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Trends in Total Precipitation and Frequency of Daily Precipitation Extremes over China

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  • 1 National Climate Center, China Meteorological Administration, Beijing, China
  • | 2 Climate Research Branch, Meteorological Service of Canada, Environment Canada, Downsview, Ontario, Canada
  • | 3 National Climate Center, China Meteorological Administration, Beijing, China
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Abstract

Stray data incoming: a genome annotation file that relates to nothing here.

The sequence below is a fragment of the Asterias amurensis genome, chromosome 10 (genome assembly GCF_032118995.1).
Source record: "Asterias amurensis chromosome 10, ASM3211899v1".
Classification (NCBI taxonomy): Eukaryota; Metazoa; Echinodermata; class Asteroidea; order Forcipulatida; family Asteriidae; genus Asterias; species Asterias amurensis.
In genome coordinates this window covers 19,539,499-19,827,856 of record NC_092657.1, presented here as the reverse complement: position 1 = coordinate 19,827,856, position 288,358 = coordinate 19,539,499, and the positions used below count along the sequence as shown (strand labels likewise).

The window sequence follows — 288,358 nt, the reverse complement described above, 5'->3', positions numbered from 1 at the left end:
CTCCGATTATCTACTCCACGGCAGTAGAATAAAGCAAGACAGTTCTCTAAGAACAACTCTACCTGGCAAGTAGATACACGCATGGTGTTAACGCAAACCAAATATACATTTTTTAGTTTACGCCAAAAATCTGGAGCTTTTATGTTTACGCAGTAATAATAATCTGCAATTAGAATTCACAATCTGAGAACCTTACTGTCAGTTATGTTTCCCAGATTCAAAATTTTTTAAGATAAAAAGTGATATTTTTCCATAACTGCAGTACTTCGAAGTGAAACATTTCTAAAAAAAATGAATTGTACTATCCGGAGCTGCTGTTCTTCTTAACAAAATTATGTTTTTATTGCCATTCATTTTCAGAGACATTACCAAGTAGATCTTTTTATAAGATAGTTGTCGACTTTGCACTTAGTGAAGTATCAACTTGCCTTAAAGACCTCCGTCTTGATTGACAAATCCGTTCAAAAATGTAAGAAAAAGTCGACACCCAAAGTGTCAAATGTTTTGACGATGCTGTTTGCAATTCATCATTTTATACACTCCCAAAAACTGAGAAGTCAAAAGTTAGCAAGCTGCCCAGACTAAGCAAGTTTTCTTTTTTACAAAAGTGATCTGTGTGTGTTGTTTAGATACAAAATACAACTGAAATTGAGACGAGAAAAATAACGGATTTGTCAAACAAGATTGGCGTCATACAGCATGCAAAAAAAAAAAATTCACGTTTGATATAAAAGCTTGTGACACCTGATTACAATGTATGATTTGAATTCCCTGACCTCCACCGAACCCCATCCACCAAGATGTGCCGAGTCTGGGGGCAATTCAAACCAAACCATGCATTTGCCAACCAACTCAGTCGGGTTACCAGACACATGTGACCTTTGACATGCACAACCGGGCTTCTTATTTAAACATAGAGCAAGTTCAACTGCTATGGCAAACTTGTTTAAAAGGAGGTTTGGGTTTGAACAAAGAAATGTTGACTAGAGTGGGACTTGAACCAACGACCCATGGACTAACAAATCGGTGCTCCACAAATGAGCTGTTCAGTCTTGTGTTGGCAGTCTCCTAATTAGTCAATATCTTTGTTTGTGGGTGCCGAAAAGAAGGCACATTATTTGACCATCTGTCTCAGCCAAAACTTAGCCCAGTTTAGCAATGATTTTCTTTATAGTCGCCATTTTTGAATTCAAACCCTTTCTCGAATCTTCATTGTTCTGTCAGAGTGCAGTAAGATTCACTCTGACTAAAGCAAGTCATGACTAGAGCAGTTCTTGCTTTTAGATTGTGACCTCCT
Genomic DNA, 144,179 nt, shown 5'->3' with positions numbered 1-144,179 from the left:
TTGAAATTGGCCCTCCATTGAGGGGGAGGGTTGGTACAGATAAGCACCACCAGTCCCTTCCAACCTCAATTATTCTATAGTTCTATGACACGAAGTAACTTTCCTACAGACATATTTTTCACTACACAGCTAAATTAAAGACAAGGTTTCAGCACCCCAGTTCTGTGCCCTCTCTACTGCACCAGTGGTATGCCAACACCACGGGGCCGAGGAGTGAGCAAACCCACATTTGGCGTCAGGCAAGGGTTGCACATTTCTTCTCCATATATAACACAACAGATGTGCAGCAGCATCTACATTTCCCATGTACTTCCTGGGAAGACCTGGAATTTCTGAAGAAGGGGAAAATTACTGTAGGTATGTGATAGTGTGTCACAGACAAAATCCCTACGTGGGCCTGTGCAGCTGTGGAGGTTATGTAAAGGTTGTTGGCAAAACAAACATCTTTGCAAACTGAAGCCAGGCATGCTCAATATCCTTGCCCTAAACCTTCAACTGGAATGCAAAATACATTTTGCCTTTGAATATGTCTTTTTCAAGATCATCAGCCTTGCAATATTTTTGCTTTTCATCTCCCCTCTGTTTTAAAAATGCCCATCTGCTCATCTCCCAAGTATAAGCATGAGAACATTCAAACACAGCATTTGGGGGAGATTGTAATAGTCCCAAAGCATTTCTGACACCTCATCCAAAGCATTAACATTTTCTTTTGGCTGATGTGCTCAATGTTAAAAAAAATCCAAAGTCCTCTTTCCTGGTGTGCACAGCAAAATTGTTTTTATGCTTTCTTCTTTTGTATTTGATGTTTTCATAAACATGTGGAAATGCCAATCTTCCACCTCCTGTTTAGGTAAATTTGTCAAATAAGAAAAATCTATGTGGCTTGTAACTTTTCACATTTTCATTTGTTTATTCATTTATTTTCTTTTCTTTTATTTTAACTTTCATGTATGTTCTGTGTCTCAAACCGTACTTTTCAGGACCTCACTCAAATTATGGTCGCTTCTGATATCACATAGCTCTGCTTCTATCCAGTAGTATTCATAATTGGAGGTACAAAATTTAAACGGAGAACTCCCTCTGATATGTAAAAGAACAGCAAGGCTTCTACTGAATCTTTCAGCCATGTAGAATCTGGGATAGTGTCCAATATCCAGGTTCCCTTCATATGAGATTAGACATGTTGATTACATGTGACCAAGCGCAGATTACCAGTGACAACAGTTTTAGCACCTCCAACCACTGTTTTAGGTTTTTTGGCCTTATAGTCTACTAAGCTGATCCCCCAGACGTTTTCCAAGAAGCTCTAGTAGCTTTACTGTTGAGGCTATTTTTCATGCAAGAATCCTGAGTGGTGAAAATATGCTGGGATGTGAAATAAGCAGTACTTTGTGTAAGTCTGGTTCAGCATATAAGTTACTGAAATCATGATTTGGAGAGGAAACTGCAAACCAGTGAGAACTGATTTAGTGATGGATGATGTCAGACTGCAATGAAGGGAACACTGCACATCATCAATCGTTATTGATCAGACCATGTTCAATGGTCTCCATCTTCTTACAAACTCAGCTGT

Based on a newly developed daily precipitation dataset of 740 stations in China and more robust trend detection techniques, trends in annual and seasonal total precipitation and in extreme daily precipitation, defined as those larger than its 95th percentile for the year, summer, and winter half years, have been assessed for the period 1951–2000. Possible links between changes in total precipitation and frequency of extremes have also been explored. The results indicate that there is little trend in total precipitation for China as a whole, but there are distinctive regional and seasonal patterns of trends. Annual total precipitation has significantly decreased over southern northeast China, north China, and over the Sichuan Basin but significantly increased in western China, the Yangtze River valley, and the southeastern coast. In western China, precipitation increase has been observed for both cold and warm seasons. However, trends differ from one season to another in eastern China. Spring precipitation has increased in southern northeast China and north China but decreased significantly in the midreach of the Yangzte River. The summer precipitation trend is very similar to that of annual totals. Autumn precipitation has generally decreased throughout eastern China. In winter, precipitation has significantly decreased over the northern part of eastern China but increased in the south. The number of rain days has significantly decreased throughout most parts of China with northwest China being an exception. Meanwhile, precipitation intensity has significantly increased. This suggests that the precipitation increase in western China is due to the increase in both precipitation frequency and intensity. In eastern China, the impact of reduced number of rain days seems to be more dominant in the north while the influence of enhanced intensity prevails in the south. Over regions with increasing precipitation trends, there have been much higher than normal frequency of precipitation extreme events. For example, significant increases in extreme precipitation have been found in western China, in the mid–lower reaches of the Yangtze River, and in parts of the southwest and south China coastal area. A significant decrease in extremes is observed in north China and the Sichuan Basin. Trends in the number of extremes and total precipitation from nonextreme events are generally in phase. An exception is southwest China where an increase of extreme events is associated with a decrease in total nonextreme precipitation.